GOVERNMENT REFORM

» Government Ethics and Lobbying Reform

» Money in Politics

» Open Government

» Stealth PACs

» Public Protections


Stealth PACs Resources

Sign Up

To receive regular updates on our campaigns for government accountability. 

Recent Reports

June 24, 2014 - A Rising Tide
Jan. 14, 2014 - Part 2: Beware of a Naive Perspective
Jan. 7, 2014 - Part 1: Beware of a Naive Perspective
June 12, 2013 - The Perils of OIRA Regulatory Review
More - See More Government Reform Reports

Stealth PACs

Methodology:

This project chronicles election spending by – and contributions to – organizations using large campaign contributions from corporations, unions and wealthy individuals to influence the 2010 elections.

Groups that are not party committees or candidate campaign committees must report election spending to the Federal Election Commission (FEC) as either “independent expenditures” or “electioneering communications.” Independent expenditures are defined as expenditures explicitly intended to influence the outcome of a federal election. These expenses, often for advertisements, are known as “express advocacy” because they expressly urge a vote for or against a candidate. Electioneering communications, known informally as “issue ads,” are messages broadcast within 60 days of a general election or 30 days of a primary that mention a candidate for federal office but stop short of advocating a vote for or against the candidate.

Some organizations also report the funders of their election ads. The 2002 Bipartisan Campaign Reform Act (BCRA), commonly known as McCain-Feingold, flatly requires disclosure of the funders for both independent expenditures and electioneering communications. But in late 2007, the FEC created a gaping loophole in that requirement in response to a Supreme Court ruling that freed corporations to begin airing “issue ads” near elections. We reported on the erosion of disclosure in September.

About the Data in This Project

  • For expenditures on candidates who were involved in both a primary and a general election this year, we inferred from the date of the expenditure the contest to which it applied.

  • Many disclosure reports provide a single dollar amount for multiple candidates, without providing a breakdown by candidate. In those cases, we divided the total amount spent by the number of candidates mentioned in the report. We do not have a means of determining the correct proportion of spending that went to each candidate.

  • Groups that have received $5,000 or less from each of their funders are omitted. This cutoff provides a good approximation of the groups that are taking advantage of the Supreme Court’s decision in Citizens United v. FEC to spend unlimited money – whether individual, union, or corporate – on election advocacy. Some groups that have accepted only $5,000 from each source might have received some of that money from corporations or unions. We intend to research that question and, time permitting, we will add those groups to the database.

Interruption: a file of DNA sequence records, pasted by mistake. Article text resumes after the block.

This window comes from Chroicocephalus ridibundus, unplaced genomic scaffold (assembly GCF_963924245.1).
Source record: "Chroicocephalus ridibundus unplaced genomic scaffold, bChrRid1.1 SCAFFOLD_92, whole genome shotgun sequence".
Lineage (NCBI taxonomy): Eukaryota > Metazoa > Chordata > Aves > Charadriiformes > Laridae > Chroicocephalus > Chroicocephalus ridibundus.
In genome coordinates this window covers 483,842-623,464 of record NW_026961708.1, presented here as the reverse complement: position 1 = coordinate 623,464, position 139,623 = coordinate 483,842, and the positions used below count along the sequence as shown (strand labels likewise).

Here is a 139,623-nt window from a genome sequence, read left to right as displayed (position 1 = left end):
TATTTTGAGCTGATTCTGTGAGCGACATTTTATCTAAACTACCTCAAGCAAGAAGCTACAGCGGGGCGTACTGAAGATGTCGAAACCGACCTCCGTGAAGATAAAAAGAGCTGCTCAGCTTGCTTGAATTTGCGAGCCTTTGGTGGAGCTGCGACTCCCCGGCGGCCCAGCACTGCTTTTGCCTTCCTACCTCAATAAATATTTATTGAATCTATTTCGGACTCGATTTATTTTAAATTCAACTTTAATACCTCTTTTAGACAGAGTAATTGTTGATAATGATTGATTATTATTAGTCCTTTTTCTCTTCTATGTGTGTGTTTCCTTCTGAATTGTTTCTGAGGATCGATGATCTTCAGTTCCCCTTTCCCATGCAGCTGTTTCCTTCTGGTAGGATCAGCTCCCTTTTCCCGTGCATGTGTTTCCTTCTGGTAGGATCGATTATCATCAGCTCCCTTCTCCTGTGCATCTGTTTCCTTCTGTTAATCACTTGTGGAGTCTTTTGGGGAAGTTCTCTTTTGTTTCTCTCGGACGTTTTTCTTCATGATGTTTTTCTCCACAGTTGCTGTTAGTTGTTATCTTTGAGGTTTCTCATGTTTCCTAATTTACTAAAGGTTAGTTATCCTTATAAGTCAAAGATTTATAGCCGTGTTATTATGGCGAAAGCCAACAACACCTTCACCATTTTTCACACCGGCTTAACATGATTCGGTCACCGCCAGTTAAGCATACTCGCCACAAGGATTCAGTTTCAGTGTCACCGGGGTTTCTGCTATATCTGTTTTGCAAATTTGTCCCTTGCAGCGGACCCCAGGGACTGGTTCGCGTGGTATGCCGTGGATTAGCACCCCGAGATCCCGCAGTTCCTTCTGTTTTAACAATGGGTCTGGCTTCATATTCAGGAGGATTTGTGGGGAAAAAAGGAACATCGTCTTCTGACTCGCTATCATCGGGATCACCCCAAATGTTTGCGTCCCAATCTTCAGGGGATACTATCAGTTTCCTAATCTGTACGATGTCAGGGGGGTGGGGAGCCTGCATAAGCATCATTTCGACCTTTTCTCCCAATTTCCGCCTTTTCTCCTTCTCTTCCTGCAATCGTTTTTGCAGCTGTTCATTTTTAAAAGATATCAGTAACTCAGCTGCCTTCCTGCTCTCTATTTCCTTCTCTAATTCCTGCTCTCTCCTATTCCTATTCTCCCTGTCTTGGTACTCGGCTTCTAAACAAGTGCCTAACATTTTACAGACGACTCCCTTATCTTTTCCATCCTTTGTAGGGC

Copyright © 2014 Public Citizen. Some rights reserved. Non-commercial use of text and images in which Public Citizen holds the copyright is permitted, with attribution, under the terms and conditions of a Creative Commons License. This Web site is shared by Public Citizen Inc. and Public Citizen Foundation. Learn More about the distinction between these two components of Public Citizen.


Public Citizen, Inc. and Public Citizen Foundation

 

Together, two separate corporate entities called Public Citizen, Inc. and Public Citizen Foundation, Inc., form Public Citizen. Both entities are part of the same overall organization, and this Web site refers to the two organizations collectively as Public Citizen.

Although the work of the two components overlaps, some activities are done by one component and not the other. The primary distinction is with respect to lobbying activity. Public Citizen, Inc., an IRS § 501(c)(4) entity, lobbies Congress to advance Public Citizen’s mission of protecting public health and safety, advancing government transparency, and urging corporate accountability. Public Citizen Foundation, however, is an IRS § 501(c)(3) organization. Accordingly, its ability to engage in lobbying is limited by federal law, but it may receive donations that are tax-deductible by the contributor. Public Citizen Inc. does most of the lobbying activity discussed on the Public Citizen Web site. Public Citizen Foundation performs most of the litigation and education activities discussed on the Web site.

You may make a contribution to Public Citizen, Inc., Public Citizen Foundation, or both. Contributions to both organizations are used to support our public interest work. However, each Public Citizen component will use only the funds contributed directly to it to carry out the activities it conducts as part of Public Citizen’s mission. Only gifts to the Foundation are tax-deductible. Individuals who want to join Public Citizen should make a contribution to Public Citizen, Inc., which will not be tax deductible.

 

To become a member of Public Citizen, click here.
To become a member and make an additional tax-deductible donation to Public Citizen Foundation, click here.